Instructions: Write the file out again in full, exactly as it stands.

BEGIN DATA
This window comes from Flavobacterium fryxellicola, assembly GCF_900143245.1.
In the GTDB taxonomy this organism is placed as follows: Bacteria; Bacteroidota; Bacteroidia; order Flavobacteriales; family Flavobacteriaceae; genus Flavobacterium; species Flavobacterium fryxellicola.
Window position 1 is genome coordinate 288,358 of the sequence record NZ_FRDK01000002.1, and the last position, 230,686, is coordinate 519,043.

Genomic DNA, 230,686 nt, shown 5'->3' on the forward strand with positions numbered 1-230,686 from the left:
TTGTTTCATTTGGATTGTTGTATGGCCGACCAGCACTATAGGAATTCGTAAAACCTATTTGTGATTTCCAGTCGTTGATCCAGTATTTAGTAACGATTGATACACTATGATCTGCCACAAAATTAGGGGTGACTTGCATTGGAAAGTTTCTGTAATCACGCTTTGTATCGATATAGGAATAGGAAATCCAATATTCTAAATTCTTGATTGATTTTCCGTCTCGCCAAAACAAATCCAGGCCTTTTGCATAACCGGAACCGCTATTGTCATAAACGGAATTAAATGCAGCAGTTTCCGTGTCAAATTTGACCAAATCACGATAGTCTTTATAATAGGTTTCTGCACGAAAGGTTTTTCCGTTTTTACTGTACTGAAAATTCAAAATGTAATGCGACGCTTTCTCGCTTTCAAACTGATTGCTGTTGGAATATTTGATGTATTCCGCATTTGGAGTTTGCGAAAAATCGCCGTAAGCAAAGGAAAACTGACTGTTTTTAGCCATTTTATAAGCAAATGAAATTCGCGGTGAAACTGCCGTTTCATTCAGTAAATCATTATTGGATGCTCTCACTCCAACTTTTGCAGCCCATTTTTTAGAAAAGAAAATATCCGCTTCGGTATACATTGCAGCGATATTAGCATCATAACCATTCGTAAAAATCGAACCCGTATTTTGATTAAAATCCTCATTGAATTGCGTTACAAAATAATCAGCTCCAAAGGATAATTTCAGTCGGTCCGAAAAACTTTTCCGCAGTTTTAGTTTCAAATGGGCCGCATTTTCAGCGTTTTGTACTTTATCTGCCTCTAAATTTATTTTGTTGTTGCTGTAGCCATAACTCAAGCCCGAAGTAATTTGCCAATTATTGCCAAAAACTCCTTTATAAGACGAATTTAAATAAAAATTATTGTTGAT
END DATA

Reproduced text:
This window comes from Flavobacterium fryxellicola, assembly GCF_900143245.1.
In the GTDB taxonomy this organism is placed as follows: Bacteria; Bacteroidota; Bacteroidia; order Flavobacteriales; family Flavobacteriaceae; genus Flavobacterium; species Flavobacterium fryxellicola.
Window position 1 is genome coordinate 288,358 of the sequence record NZ_FRDK01000002.1, and the last position, 230,686, is coordinate 519,043.

Genomic DNA, 230,686 nt, shown 5'->3' on the forward strand with positions numbered 1-230,686 from the left:
TTGTTTCATTTGGATTGTTGTATGGCCGACCAGCACTATAGGAATTCGTAAAACCTATTTGTGATTTCCAGTCGTTGATCCAGTATTTAGTAACGATTGATACACTATGATCTGCCACAAAATTAGGGGTGACTTGCATTGGAAAGTTTCTGTAATCACGCTTTGTATCGATATAGGAATAGGAAATCCAATATTCTAAATTCTTGATTGATTTTCCGTCTCGCCAAAACAAATCCAGGCCTTTTGCATAACCGGAACCGCTATTGTCATAAACGGAATTAAATGCAGCAGTTTCCGTGTCAAATTTGACCAAATCACGATAGTCTTTATAATAGGTTTCTGCACGAAAGGTTTTTCCGTTTTTACTGTACTGAAAATTCAAAATGTAATGCGACGCTTTCTCGCTTTCAAACTGATTGCTGTTGGAATATTTGATGTATTCCGCATTTGGAGTTTGCGAAAAATCGCCGTAAGCAAAGGAAAACTGACTGTTTTTAGCCATTTTATAAGCAAATGAAATTCGCGGTGAAACTGCCGTTTCATTCAGTAAATCATTATTGGATGCTCTCACTCCAACTTTTGCAGCCCATTTTTTAGAAAAGAAAATATCCGCTTCGGTATACATTGCAGCGATATTAGCATCATAACCATTCGTAAAAATCGAACCCGTATTTTGATTAAAATCCTCATTGAATTGCGTTACAAAATAATCAGCTCCAAAGGATAATTTCAGTCGGTCCGAAAAACTTTTCCGCAGTTTTAGTTTCAAATGGGCCGCATTTTCAGCGTTTTGTACTTTATCTGCCTCTAAATTTATTTTGTTGTTGCTGTAGCCATAACTCAAGCCCGAAGTAATTTGCCAATTATTGCCAAAAACTCCTTTATAAGACGAATTTAAATAAAAATTATTGTTGAT